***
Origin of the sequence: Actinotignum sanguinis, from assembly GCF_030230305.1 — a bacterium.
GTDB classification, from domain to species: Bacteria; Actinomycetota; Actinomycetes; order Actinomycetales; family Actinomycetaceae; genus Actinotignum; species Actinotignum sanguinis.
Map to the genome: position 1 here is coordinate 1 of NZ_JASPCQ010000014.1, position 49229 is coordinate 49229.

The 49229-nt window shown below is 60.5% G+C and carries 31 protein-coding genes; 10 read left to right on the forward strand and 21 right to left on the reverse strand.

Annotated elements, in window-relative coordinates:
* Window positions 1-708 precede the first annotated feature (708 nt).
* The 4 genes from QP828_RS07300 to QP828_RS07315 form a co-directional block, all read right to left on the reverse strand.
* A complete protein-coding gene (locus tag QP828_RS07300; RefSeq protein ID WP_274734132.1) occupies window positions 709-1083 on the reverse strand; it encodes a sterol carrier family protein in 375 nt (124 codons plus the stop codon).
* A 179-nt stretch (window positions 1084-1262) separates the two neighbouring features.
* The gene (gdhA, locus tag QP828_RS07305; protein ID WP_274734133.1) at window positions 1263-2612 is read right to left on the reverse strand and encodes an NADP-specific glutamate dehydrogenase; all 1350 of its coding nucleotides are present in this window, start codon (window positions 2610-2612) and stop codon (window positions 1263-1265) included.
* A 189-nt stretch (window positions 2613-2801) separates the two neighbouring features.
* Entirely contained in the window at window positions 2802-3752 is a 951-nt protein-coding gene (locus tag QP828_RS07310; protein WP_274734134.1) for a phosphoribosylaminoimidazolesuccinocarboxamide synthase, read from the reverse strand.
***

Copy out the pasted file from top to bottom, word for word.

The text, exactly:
Origin of the sequence: Actinotignum sanguinis, from assembly GCF_030230305.1 — a bacterium.
GTDB classification, from domain to species: Bacteria; Actinomycetota; Actinomycetes; order Actinomycetales; family Actinomycetaceae; genus Actinotignum; species Actinotignum sanguinis.
Map to the genome: position 1 here is coordinate 1 of NZ_JASPCQ010000014.1, position 49229 is coordinate 49229.

The 49229-nt window shown below is 60.5% G+C and carries 31 protein-coding genes; 10 read left to right on the forward strand and 21 right to left on the reverse strand.

Annotated elements, in window-relative coordinates:
* Window positions 1-708 precede the first annotated feature (708 nt).
* The 4 genes from QP828_RS07300 to QP828_RS07315 form a co-directional block, all read right to left on the reverse strand.
* A complete protein-coding gene (locus tag QP828_RS07300; RefSeq protein ID WP_274734132.1) occupies window positions 709-1083 on the reverse strand; it encodes a sterol carrier family protein in 375 nt (124 codons plus the stop codon).
* A 179-nt stretch (window positions 1084-1262) separates the two neighbouring features.
* The gene (gdhA, locus tag QP828_RS07305; protein ID WP_274734133.1) at window positions 1263-2612 is read right to left on the reverse strand and encodes an NADP-specific glutamate dehydrogenase; all 1350 of its coding nucleotides are present in this window, start codon (window positions 2610-2612) and stop codon (window positions 1263-1265) included.
* A 189-nt stretch (window positions 2613-2801) separates the two neighbouring features.
* Entirely contained in the window at window positions 2802-3752 is a 951-nt protein-coding gene (locus tag QP828_RS07310; protein WP_274734134.1) for a phosphoribosylaminoimidazolesuccinocarboxamide synthase, read from the reverse strand.